The standard of review in social security cases is whether substantial evidence exists in the record to support the Commissioner's decision. Allen v. Bowen, 881 F.2d 37, 39 (3d Cir. 1989). Substantial evidence has been defined as "more than a mere scintilla. It means such relevant evidence as a reasonable mind might accept as adequate." Ventura v. Shalala, 55 F.3d 900, 901 (3d Cir. 1995), quoting Richardson v. Perales, 402 U.S. 389, 401 (1971). Additionally, the Commissioner's findings of fact, if supported by substantial evidence, are conclusive. 42 U.S.C. §405(g); Dobrowolsky v. Califano, 606 F.2d 403, 406 (3d Cir. 1979). A district court cannot conduct a de novo review of the Commissioner's decision or re-weigh the evidence of record. Palmer v. Apfel, 995 F.Supp. 549, 552 (E.D. Pa. 1998). Where the ALJ's findings of fact are supported by substantial evidence, a court is bound by those findings, even if the court would have decided the factual inquiry differently. Hartranft v. Apfel, 181 F.3d 358, 360 (3d Cir. 1999). To determine whether a finding is supported by substantial evidence, however, the district court must review the record as a whole. See, 5 U.S.C. §706.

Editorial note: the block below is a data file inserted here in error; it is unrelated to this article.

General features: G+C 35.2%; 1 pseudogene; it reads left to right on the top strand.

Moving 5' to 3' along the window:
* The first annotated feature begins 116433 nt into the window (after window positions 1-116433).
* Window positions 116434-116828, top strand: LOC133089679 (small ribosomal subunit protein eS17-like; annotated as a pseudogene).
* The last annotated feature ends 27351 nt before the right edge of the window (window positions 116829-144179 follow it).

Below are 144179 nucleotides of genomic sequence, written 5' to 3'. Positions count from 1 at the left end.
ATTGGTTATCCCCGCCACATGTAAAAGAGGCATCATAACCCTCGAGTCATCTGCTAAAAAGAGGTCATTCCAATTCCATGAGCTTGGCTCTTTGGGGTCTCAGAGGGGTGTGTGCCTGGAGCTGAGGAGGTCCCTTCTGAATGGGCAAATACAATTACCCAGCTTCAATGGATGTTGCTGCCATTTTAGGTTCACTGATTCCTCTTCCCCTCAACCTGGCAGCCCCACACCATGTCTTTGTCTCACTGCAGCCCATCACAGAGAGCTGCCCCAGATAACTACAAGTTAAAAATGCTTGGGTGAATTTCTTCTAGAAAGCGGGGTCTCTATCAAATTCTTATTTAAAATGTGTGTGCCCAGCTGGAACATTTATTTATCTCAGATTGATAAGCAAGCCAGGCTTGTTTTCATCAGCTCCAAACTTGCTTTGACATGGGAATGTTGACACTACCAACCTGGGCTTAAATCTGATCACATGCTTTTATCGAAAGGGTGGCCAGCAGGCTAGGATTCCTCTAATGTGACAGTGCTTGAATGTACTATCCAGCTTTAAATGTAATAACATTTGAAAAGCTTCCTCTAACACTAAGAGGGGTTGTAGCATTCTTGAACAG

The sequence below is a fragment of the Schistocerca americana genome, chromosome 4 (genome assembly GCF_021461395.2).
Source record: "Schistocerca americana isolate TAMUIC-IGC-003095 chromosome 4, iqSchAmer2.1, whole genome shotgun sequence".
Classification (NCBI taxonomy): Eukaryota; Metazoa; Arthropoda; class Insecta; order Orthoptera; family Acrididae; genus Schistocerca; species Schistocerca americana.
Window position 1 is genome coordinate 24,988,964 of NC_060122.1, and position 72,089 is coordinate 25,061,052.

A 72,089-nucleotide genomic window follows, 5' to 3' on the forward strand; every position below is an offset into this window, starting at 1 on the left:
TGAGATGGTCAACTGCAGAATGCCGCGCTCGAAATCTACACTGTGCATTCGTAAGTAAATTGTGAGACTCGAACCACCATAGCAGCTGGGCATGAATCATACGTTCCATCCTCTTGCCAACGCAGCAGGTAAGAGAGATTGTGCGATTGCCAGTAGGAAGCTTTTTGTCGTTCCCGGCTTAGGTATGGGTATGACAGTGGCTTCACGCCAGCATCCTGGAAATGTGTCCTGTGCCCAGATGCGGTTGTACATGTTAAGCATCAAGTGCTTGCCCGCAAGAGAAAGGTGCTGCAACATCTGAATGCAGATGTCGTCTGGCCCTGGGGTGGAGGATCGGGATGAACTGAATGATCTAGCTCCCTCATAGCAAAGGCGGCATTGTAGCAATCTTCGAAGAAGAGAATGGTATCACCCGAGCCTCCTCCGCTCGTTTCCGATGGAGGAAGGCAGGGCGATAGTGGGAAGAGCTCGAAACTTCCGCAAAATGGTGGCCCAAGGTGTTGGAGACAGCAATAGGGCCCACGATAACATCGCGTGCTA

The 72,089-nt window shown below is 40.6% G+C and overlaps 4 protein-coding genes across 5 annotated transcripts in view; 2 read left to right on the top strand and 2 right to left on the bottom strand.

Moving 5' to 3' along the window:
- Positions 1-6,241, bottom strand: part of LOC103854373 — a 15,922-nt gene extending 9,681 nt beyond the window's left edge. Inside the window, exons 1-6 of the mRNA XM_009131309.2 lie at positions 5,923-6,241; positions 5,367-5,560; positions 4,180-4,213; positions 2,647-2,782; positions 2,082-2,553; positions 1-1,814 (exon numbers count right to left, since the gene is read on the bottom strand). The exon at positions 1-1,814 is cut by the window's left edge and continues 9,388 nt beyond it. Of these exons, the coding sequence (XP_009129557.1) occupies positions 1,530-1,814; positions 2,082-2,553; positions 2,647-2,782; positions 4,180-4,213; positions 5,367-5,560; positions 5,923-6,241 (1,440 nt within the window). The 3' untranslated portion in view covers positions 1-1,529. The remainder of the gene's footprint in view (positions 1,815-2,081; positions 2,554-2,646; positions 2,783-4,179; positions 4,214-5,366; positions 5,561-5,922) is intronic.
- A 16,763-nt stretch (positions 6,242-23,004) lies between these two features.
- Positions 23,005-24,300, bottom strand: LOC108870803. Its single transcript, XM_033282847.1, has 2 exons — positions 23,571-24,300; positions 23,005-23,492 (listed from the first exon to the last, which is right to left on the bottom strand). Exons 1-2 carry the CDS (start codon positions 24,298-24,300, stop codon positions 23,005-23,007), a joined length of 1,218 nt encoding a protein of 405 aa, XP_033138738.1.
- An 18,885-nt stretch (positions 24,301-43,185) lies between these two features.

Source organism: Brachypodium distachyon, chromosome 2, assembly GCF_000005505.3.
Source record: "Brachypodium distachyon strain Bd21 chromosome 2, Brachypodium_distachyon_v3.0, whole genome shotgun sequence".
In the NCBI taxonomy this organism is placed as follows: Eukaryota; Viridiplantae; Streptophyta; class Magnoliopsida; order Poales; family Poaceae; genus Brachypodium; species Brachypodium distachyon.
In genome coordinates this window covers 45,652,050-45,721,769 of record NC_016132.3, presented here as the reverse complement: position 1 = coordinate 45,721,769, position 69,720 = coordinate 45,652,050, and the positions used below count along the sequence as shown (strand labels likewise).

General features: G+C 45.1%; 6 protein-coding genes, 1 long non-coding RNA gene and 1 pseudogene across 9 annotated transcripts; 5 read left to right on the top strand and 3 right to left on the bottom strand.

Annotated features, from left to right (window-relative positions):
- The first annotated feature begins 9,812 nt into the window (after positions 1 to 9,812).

To be eligible for social security benefits, the plaintiff must demonstrate that he cannot engage in substantial gainful activity because of a medically determinable physical or mental impairment which can be expected to result in death or which has lasted or can be expected to last for a continuous period of at least 12 months. 42 U.S.C. §423(d)(1)(A); Brewster v. Heckler, 786 F.2d 581, 583 (3d Cir. 1986).